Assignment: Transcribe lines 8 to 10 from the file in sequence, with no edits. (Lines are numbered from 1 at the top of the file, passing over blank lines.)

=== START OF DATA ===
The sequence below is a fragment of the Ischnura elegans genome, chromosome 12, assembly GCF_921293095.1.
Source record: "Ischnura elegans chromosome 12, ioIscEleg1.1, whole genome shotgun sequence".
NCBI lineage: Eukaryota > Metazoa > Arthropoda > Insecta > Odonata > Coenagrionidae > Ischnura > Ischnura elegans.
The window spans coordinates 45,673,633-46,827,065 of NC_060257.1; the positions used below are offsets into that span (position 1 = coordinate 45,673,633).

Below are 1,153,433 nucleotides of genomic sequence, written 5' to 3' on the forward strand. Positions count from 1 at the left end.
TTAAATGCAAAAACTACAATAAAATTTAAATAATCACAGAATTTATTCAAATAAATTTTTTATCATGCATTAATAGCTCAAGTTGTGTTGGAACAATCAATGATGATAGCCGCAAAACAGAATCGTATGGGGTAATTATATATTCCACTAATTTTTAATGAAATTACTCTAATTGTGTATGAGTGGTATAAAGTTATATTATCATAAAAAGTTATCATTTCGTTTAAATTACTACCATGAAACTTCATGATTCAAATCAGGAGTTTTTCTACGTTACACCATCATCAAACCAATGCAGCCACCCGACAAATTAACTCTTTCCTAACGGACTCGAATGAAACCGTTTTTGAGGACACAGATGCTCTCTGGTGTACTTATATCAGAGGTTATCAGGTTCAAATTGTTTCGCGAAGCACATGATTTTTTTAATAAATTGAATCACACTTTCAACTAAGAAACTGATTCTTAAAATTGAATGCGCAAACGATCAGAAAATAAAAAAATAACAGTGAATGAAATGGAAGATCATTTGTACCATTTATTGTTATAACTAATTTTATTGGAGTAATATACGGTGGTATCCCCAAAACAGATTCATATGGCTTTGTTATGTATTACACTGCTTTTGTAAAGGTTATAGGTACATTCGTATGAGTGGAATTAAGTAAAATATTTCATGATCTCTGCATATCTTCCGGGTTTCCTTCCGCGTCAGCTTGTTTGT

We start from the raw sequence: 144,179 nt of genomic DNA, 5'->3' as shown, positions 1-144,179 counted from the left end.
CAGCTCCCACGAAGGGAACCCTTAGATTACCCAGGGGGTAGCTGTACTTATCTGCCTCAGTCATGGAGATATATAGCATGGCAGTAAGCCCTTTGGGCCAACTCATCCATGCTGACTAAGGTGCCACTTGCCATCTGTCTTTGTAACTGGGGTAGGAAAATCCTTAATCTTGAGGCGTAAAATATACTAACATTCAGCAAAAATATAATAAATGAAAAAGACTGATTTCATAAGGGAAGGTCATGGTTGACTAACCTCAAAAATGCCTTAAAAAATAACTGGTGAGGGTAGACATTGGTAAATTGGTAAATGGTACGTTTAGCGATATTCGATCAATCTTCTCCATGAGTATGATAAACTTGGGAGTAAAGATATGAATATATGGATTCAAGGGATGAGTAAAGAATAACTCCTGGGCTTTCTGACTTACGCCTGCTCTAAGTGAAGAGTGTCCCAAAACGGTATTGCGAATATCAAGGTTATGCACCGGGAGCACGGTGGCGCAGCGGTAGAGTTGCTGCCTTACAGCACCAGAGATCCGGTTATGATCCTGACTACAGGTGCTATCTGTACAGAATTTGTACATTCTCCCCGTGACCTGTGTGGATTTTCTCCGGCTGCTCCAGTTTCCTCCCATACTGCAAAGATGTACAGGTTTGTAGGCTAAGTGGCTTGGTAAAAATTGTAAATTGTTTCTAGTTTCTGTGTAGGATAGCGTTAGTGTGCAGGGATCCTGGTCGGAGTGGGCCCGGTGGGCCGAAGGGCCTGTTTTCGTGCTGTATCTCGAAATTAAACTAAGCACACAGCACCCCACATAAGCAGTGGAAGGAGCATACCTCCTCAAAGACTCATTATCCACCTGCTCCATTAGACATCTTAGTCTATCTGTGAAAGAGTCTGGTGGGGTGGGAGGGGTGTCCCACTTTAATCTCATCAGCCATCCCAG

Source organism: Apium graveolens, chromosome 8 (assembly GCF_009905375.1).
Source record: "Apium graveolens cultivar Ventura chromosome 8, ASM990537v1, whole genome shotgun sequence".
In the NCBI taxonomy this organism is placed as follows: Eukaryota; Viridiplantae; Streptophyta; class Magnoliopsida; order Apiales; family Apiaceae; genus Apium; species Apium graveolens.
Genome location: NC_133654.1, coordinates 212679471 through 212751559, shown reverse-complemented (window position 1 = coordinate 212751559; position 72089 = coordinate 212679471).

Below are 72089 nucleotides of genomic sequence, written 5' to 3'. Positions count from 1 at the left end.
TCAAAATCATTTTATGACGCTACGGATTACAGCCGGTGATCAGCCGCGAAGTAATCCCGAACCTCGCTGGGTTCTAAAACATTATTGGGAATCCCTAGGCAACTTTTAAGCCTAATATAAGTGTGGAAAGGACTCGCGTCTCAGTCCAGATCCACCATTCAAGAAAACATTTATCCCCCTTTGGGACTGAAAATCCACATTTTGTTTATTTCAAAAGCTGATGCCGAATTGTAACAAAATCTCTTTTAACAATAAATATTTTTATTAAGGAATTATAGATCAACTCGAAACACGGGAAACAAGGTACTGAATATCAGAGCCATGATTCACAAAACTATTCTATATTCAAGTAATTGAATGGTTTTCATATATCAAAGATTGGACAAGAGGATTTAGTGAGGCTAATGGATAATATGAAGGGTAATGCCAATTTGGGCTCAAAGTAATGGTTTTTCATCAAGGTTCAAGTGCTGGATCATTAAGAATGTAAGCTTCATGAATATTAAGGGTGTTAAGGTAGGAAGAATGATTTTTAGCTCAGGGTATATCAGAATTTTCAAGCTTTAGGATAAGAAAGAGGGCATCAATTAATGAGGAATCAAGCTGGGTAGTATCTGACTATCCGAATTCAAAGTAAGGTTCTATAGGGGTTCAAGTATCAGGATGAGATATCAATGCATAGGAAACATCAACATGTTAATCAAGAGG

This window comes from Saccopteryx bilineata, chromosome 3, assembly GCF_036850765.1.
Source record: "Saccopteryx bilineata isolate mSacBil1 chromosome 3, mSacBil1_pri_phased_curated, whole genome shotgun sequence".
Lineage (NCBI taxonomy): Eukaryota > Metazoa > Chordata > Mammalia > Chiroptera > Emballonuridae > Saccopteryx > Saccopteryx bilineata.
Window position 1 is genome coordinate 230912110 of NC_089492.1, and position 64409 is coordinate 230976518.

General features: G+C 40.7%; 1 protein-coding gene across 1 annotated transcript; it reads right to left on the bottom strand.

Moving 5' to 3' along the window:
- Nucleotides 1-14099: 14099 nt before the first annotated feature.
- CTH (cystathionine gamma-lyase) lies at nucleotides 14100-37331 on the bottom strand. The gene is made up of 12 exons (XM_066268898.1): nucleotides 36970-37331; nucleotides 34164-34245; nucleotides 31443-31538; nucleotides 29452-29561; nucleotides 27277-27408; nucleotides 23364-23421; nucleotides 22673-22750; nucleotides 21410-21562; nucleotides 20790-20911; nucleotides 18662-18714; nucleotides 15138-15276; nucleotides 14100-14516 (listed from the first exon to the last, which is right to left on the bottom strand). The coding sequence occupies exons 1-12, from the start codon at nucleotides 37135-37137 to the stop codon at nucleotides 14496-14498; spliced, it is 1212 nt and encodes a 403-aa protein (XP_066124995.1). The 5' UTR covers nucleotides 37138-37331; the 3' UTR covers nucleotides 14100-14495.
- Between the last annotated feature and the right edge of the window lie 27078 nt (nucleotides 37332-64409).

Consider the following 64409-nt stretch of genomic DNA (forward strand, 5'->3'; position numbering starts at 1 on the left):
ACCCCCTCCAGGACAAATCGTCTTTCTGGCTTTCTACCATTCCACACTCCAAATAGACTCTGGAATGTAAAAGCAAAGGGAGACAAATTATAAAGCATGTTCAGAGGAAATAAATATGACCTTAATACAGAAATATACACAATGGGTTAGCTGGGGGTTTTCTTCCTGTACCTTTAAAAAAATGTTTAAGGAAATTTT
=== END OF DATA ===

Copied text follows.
CAGCTCCCACGAAGGGAACCCTTAGATTACCCAGGGGGTAGCTGTACTTATCTGCCTCAGTCATGGAGATATATAGCATGGCAGTAAGCCCTTTGGGCCAACTCATCCATGCTGACTAAGGTGCCACTTGCCATCTGTCTTTGTAACTGGGGTAGGAAAATCCTTAATCTTGAGGCGTAAAATATACTAACATTCAGCAAAAATATAATAAATGAAAAAGACTGATTTCATAAGGGAAGGTCATGGTTGACTAACCTCAAAAATGCCTTAAAAAATAACTGGTGAGGGTAGACATTGGTAAATTGGTAAATGGTACGTTTAGCGATATTCGATCAATCTTCTCCATGAGTATGATAAACTTGGGAGTAAAGATATGAATATATGGATTCAAGGGATGAGTAAAGAATAACTCCTGGGCTTTCTGACTTACGCCTGCTCTAAGTGAAGAGTGTCCCAAAACGGTATTGCGAATATCAAGGTTATGCACCGGGAGCACGGTGGCGCAGCGGTAGAGTTGCTGCCTTACAGCACCAGAGATCCGGTTATGATCCTGACTACAGGTGCTATCTGTACAGAATTTGTACATTCTCCCCGTGACCTGTGTGGATTTTCTCCGGCTGCTCCAGTTTCCTCCCATACTGCAAAGATGTACAGGTTTGTAGGCTAAGTGGCTTGGTAAAAATTGTAAATTGTTTCTAGTTTCTGTGTAGGATAGCGTTAGTGTGCAGGGATCCTGGTCGGAGTGGGCCCGGTGGGCCGAAGGGCCTGTTTTCGTGCTGTATCTCGAAATTAAACTAAGCACACAGCACCCCACATAAGCAGTGGAAGGAGCATACCTCCTCAAAGACTCATTATCCACCTGCTCCATTAGACATCTTAGTCTATCTGTGAAAGAGTCTGGTGGGGTGGGAGGGGTGTCCCACTTTAATCTCATCAGCCATCCCAG

Source organism: Apium graveolens, chromosome 8 (assembly GCF_009905375.1).
Source record: "Apium graveolens cultivar Ventura chromosome 8, ASM990537v1, whole genome shotgun sequence".